A local historian is concerned that the town's founder is being forgotten.
Paul Thacker helps maintain the Lucy Hayes House, but he also collects early manuscripts and local military history.
Nathaniel Massie left quite a mark by creating Chillicothe in 1796 in the western wilderness on his own land, and Thacker says two dates - in this month and the next - are an opportunity mark Massie's importance.
Massie was born 250 years ago, on December 28th, 1763.
But the other date, 200 years ago, is in question. Thacker says Massie's replacement gravestone reads "November 13, 1813," but his biographer - Massie's own grandson - wrote November 3rd.
Massie's grave had been moved from his farm west of Bainbridge, to Chillicothe's Grandview Cemetery...much like Thomas Worthington's, another early famous Chillicothean.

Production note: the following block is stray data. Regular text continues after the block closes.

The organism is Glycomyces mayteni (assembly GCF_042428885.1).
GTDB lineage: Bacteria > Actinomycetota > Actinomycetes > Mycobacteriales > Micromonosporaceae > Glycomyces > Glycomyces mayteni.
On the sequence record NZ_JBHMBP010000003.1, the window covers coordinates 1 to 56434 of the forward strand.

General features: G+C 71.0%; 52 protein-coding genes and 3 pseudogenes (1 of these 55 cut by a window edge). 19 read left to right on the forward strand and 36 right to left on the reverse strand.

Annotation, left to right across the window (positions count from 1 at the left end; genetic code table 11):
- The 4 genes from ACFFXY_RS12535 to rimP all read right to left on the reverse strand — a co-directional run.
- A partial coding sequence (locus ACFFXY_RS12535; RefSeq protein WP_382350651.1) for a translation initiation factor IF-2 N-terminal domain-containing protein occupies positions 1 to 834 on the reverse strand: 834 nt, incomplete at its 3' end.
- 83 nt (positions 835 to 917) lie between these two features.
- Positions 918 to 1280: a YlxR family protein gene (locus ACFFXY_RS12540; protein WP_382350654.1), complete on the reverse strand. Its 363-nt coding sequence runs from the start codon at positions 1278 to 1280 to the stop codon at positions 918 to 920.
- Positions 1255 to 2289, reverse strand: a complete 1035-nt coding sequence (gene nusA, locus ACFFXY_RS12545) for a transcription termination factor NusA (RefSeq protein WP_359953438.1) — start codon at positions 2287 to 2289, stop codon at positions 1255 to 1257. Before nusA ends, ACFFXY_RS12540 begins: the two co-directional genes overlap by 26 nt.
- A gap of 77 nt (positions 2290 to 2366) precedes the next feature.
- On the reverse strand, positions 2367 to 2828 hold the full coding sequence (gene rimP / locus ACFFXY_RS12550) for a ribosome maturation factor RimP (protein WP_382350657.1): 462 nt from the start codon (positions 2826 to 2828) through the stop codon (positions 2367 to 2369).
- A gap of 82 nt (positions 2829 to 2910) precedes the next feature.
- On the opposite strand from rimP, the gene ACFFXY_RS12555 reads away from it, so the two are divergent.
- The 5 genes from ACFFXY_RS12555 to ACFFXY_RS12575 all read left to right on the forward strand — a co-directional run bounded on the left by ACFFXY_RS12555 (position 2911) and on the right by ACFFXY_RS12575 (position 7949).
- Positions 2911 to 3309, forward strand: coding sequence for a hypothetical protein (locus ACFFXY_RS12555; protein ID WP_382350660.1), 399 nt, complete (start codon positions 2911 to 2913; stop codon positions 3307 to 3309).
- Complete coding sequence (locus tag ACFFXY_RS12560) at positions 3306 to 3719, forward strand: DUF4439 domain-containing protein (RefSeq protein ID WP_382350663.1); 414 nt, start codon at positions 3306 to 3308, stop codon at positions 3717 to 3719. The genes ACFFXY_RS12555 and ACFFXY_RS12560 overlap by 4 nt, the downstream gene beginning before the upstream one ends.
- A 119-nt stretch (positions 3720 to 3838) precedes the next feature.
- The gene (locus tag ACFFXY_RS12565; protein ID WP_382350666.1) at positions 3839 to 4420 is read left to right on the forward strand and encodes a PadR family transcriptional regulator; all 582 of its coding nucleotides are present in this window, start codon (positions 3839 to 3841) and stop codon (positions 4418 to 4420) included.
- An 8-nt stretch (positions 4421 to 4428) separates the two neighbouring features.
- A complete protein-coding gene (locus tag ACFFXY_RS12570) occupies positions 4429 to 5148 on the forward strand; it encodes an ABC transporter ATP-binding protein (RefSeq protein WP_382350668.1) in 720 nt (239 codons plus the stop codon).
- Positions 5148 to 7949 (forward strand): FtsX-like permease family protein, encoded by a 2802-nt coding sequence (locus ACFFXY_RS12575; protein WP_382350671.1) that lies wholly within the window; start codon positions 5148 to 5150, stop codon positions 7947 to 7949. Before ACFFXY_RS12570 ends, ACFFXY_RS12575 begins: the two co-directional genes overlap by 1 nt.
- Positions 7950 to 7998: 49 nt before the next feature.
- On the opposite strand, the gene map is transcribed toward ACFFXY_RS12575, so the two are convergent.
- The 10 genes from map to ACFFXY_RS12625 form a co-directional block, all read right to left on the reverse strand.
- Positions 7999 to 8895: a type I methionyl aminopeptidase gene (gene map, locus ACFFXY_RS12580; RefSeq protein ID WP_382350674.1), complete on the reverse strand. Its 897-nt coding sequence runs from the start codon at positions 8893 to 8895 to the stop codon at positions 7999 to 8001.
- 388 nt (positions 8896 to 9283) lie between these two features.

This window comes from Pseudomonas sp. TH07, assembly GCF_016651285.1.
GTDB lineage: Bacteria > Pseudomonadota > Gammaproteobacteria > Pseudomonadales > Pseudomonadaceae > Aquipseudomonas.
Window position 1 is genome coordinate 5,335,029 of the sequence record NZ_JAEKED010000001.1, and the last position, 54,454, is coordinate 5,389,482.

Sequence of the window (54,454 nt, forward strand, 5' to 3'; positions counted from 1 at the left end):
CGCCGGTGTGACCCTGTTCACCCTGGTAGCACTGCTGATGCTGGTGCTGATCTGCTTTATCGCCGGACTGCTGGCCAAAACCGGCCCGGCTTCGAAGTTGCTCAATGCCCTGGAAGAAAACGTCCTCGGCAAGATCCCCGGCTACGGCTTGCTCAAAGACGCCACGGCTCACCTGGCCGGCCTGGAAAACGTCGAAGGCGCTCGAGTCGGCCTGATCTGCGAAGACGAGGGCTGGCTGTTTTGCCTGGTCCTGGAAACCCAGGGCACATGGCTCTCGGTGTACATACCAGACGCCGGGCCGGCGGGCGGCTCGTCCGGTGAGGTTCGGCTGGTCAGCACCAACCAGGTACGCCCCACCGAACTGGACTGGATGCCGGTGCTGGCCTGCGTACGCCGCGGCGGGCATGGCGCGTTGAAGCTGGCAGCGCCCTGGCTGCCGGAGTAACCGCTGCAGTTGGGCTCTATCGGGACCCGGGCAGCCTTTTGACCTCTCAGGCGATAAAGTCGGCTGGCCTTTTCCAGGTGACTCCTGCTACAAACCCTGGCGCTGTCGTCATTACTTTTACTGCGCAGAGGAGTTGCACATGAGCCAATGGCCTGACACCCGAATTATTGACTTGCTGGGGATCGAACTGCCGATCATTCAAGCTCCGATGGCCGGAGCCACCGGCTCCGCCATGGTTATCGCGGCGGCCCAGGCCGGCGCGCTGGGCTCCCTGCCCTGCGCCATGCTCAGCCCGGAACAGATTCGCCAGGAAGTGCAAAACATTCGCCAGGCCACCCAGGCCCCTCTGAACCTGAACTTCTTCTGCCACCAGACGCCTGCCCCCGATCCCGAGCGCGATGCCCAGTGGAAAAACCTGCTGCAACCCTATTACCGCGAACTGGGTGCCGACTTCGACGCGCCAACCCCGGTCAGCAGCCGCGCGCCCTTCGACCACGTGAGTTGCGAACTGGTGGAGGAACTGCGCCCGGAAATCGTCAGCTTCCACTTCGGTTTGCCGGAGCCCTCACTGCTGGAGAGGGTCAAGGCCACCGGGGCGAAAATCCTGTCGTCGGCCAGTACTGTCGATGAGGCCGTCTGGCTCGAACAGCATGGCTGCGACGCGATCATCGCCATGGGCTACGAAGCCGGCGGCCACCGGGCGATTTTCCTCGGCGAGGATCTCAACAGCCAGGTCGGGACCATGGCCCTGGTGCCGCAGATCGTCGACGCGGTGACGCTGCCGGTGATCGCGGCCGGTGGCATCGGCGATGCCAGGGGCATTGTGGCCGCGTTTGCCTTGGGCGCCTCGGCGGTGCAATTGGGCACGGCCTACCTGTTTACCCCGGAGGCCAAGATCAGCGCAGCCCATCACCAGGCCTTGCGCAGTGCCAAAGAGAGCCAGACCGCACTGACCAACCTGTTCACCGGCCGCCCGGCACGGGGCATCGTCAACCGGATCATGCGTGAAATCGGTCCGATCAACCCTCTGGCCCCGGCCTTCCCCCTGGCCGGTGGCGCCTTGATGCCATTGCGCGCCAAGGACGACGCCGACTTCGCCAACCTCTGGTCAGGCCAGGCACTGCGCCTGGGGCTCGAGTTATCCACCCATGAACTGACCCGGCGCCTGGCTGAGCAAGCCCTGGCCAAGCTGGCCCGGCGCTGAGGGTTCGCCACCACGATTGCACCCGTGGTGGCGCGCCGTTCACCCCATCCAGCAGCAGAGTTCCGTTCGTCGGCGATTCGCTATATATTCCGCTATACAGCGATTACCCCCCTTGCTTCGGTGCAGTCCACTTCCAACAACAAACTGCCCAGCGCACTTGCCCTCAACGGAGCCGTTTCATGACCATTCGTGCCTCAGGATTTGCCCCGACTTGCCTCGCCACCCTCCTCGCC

His death was also mixed up...just like George Washington's, who got the same bad treatment for pneumonia. They were both bled to death.
Thacker would like to see gatherings to discuss Massie, that could be compiled into a book to highlight the man who laid out this town in the wilderness in 1796.
The name Massie should be well-known - Massieville is named after a relative, and an important local grant was stared by his grandson and biographer, banker David Meade Massie.
Kevin Coleman regularly reports on Chillicothe & Circleville councils
Paul in the Lucy Hayes House, showing an engraving of Massie and a coin minted the year Massie was born